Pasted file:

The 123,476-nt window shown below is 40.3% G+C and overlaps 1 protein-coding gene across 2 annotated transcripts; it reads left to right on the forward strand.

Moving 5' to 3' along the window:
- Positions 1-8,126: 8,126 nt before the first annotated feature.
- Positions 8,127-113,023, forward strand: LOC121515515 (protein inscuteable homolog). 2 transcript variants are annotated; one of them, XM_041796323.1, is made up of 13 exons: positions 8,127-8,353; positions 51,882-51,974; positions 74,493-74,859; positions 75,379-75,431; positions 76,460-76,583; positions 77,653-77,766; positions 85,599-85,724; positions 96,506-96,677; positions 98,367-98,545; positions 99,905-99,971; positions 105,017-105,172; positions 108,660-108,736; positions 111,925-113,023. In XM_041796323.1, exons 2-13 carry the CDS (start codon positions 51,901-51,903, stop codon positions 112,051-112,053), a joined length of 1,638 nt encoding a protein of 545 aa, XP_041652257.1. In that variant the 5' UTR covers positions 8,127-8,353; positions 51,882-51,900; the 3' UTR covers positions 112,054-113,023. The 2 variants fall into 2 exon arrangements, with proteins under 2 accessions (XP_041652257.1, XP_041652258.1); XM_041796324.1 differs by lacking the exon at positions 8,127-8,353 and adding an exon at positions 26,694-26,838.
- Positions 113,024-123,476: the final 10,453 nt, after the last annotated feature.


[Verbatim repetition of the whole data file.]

The 123,476-nt window shown below is 40.3% G+C and overlaps 1 protein-coding gene across 2 annotated transcripts; it reads left to right on the forward strand.

Moving 5' to 3' along the window:
- Positions 1-8,126: 8,126 nt before the first annotated feature.
- Positions 8,127-113,023, forward strand: LOC121515515 (protein inscuteable homolog). 2 transcript variants are annotated; one of them, XM_041796323.1, is made up of 13 exons: positions 8,127-8,353; positions 51,882-51,974; positions 74,493-74,859; positions 75,379-75,431; positions 76,460-76,583; positions 77,653-77,766; positions 85,599-85,724; positions 96,506-96,677; positions 98,367-98,545; positions 99,905-99,971; positions 105,017-105,172; positions 108,660-108,736; positions 111,925-113,023. In XM_041796323.1, exons 2-13 carry the CDS (start codon positions 51,901-51,903, stop codon positions 112,051-112,053), a joined length of 1,638 nt encoding a protein of 545 aa, XP_041652257.1. In that variant the 5' UTR covers positions 8,127-8,353; positions 51,882-51,900; the 3' UTR covers positions 112,054-113,023. The 2 variants fall into 2 exon arrangements, with proteins under 2 accessions (XP_041652257.1, XP_041652258.1); XM_041796324.1 differs by lacking the exon at positions 8,127-8,353 and adding an exon at positions 26,694-26,838.
- Positions 113,024-123,476: the final 10,453 nt, after the last annotated feature.